Heads up: 2019 Employment Law Changes
Now that you’ve settled back into work after the festive break, it’s time to make sure you’re aware of any legislative changes that might affect your business and the people working in it during 2019.
One of the many challenges of being an HR professional is keeping on top of your legal responsibilities. With a variety of legislative changes, new laws and, this year in particular, uncertainty about what your responsibilities as an employer might be after Brexit, it’s important to be up to speed.
Here, we’ve picked just five things to be aware of – there are more, however, so keep an eye on your professional publications to make sure you’re ahead of the game.
Itemised pay slips for all workers
At the moment, employees are entitled to a pay slip that breaks down the hours they have worked and the rate of pay for those hours. From April 6th 2019, this right will extend to all workers in your business, and your payroll system will need to reflect variable rates of pay-per-hour for this set of workers too. Start talking to your payroll provider now to make sure everything will work smoothly from the changeover date.
National wage increases
Both the National Minimum Wage and the National Living Wage will increase from April 1st 2019. The new rates are:
- National Living Wage £8.21 per hour
- National Minimum Wage (21-25) £7.70 per hour
- National Minimum Wage (18-21) £6.15 per hour
- National Minimum Wage (u18) £4.35 per hour
- Apprentice rate £3.90 per hour
Changes to rules on EU workers
Whilst we don’t yet know the precise details of changes post-March 29th, there will certainly be a requirement to handle the employment of new workers from within the EU. This is likely to be the same as the current rules on employing any foreign national. Companies already employing workers from the EU should note that those employees will have to apply for ‘settled status’. This has a cost attached to it, which some employers are offering to pay – it might be worth looking at the number of EU nationals in your workforce and deciding whether this is something your company may also want to do.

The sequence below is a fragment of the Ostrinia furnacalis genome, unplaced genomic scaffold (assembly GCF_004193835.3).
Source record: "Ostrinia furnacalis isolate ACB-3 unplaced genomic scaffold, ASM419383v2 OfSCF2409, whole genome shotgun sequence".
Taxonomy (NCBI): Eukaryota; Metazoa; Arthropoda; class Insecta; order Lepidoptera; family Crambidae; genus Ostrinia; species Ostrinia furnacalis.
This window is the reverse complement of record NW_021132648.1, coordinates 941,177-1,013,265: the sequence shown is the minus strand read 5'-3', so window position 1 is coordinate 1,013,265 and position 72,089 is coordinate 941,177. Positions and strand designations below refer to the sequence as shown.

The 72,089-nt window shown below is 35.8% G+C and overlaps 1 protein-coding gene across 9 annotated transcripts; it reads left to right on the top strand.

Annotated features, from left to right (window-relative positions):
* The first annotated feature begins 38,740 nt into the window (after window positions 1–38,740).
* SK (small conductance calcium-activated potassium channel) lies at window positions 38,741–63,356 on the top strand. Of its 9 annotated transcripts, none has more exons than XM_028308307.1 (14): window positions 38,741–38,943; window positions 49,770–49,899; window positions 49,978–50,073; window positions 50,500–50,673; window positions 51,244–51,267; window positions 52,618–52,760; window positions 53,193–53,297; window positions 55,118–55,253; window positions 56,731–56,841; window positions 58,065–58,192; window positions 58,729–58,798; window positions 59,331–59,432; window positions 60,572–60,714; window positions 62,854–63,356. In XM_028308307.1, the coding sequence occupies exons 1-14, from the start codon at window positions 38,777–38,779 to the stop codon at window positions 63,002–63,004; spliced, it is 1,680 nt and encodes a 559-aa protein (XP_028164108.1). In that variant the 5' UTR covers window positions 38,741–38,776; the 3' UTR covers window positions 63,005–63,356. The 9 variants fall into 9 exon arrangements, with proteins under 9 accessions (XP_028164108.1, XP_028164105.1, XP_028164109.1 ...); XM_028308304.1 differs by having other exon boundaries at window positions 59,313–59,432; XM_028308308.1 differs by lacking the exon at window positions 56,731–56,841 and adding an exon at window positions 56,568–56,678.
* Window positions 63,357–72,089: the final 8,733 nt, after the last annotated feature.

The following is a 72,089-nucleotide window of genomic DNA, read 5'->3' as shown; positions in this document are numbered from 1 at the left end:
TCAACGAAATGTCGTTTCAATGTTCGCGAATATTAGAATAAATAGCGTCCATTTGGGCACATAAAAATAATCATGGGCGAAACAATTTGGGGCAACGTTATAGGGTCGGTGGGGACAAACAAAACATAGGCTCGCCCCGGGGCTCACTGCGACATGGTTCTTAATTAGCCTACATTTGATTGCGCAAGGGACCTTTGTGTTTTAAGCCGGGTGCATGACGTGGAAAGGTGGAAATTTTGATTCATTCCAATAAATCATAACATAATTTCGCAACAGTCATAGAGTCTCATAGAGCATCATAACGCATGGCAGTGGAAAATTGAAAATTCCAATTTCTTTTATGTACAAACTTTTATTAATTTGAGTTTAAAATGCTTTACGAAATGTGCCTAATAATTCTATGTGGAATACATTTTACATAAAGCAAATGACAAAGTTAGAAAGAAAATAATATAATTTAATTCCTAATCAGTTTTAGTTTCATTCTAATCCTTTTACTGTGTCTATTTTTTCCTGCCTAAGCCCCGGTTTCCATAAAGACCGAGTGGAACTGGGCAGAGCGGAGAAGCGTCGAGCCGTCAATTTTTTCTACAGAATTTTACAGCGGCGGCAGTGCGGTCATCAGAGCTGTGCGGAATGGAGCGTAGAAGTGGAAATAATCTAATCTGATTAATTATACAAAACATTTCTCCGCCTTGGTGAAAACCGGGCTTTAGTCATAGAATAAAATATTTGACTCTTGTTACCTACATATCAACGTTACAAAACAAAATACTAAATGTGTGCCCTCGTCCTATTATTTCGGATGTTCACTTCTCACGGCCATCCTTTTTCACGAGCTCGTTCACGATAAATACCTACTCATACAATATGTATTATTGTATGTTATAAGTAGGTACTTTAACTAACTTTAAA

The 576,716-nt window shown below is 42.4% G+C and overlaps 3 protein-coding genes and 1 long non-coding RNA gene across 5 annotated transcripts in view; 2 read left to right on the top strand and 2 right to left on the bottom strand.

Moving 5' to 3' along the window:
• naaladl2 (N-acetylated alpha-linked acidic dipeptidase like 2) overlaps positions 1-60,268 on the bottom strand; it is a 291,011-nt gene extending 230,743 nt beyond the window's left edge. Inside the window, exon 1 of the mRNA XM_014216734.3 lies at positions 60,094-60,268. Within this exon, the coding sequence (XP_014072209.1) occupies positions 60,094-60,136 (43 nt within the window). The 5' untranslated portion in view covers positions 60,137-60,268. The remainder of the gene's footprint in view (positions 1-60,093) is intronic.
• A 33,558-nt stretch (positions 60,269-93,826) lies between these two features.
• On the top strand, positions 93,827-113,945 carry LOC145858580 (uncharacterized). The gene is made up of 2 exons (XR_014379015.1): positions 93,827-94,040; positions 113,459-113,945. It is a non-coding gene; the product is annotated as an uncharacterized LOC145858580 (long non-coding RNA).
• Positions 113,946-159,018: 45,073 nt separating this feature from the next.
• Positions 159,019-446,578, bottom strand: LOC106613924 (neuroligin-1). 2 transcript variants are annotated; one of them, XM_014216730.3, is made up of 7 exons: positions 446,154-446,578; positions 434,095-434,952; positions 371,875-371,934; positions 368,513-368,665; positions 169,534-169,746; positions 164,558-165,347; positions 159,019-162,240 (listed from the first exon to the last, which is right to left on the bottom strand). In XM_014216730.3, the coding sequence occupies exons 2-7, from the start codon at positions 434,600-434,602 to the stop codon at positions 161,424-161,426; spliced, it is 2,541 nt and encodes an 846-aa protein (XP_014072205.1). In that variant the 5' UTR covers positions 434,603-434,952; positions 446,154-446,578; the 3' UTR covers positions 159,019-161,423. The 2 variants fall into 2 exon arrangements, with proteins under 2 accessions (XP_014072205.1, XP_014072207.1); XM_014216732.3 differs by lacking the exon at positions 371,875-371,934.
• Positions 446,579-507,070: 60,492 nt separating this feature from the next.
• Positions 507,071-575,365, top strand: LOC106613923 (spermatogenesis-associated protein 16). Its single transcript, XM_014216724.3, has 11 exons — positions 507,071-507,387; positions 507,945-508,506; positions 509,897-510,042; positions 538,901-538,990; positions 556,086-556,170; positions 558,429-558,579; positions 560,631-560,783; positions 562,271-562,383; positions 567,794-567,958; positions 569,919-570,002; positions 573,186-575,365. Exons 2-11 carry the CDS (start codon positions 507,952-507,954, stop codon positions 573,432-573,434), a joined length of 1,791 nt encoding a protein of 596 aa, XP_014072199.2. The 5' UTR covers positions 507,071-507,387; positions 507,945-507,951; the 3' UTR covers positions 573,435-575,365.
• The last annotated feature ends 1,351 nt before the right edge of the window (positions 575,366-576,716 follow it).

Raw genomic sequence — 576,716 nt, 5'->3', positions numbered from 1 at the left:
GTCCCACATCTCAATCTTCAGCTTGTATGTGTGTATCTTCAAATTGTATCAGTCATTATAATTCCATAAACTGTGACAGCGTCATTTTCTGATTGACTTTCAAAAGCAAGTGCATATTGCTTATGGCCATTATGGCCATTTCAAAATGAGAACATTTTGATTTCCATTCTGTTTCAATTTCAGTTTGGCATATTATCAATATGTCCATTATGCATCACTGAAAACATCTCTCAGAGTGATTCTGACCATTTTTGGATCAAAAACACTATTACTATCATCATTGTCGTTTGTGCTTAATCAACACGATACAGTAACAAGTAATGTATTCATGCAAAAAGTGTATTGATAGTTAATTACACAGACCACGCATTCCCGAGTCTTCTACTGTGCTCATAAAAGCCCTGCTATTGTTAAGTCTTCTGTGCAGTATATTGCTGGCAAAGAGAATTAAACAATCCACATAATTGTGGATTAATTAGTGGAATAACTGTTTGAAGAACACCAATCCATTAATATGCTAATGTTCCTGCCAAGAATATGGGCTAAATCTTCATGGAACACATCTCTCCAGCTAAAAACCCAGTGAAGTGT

Executive pay gap reporting
From 2020, companies with more than 250 employees will have to report on the ratio between their CEO’s pay and benefits and those of its employees. Like the gender pay gap reporting, it could take a while to gather and analyse the relevant information in order to meet the deadline, so if your company qualifies, add it to your planning calendar so it doesn’t take you by surprise.
Parental bereavement leave
The government has said that, from April 2020, it will introduce the right for bereaved parents to take paid time off work. If your business already has a bereavement policy, it might be worth updating it in advance, or at least reviewing it to see what changes need to be made. If you don’t have a bereavement policy in place, it might be worthwhile putting one together during this year. It demonstrates your commitment as a caring employer, and will help you to comply with the new legislation when the time comes.
To find out more about any of the issues arising in 2019, or to talk to us about reviewing your policies, helping you with cultural change, or managing your HR function, contact us today.